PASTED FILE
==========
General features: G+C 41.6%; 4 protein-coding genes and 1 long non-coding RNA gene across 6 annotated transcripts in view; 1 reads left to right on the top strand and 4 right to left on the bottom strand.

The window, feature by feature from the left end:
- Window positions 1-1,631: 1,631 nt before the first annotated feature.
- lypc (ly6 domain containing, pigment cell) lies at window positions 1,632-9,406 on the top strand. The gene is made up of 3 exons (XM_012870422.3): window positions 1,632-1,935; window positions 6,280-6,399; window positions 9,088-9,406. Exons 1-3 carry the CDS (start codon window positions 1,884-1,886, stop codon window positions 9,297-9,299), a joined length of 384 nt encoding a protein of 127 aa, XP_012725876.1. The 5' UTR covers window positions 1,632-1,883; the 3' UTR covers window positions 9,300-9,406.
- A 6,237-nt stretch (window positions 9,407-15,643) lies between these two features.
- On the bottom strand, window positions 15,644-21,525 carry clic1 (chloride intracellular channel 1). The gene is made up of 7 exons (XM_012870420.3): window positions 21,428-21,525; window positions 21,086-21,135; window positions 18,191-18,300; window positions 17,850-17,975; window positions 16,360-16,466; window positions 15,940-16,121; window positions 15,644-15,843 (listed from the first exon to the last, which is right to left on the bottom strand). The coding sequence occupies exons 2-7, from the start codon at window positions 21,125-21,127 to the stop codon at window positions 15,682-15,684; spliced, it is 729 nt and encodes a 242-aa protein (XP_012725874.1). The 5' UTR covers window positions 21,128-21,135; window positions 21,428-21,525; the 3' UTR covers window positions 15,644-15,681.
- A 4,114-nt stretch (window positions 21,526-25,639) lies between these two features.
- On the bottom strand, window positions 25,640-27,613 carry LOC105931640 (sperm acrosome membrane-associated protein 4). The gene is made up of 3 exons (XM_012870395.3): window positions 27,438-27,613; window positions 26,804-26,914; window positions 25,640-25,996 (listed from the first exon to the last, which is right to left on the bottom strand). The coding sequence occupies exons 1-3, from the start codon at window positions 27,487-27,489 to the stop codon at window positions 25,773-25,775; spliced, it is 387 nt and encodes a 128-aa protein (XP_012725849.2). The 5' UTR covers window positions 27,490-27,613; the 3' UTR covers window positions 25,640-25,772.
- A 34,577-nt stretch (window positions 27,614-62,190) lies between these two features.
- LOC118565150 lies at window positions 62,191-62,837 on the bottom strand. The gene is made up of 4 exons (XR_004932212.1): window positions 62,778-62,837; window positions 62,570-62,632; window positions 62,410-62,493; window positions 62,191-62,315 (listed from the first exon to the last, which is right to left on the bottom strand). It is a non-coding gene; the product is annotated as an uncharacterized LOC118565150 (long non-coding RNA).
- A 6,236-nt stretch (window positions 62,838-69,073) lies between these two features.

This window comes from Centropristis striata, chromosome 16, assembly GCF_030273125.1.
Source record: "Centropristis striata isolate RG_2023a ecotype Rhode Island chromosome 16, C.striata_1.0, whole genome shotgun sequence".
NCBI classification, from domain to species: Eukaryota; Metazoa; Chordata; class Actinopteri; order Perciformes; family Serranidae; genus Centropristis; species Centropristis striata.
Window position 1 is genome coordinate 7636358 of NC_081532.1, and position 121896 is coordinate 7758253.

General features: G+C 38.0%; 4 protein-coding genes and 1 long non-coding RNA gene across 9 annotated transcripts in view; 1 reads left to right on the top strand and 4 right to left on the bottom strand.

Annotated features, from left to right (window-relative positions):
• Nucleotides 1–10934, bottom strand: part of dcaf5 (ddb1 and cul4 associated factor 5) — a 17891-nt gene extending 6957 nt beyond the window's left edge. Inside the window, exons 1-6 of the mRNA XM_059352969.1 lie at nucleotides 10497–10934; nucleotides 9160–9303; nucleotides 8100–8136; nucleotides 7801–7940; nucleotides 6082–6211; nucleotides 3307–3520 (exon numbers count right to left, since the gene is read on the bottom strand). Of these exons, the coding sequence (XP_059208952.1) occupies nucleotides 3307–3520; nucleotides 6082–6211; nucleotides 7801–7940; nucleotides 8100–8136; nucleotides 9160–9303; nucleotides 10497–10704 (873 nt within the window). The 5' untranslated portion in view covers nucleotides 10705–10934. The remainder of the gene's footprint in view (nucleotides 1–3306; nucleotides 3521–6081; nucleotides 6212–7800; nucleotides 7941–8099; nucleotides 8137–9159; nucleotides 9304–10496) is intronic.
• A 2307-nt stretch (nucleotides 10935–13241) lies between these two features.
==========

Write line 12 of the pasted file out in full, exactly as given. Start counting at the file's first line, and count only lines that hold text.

This window comes from Centropristis striata, chromosome 16, assembly GCF_030273125.1.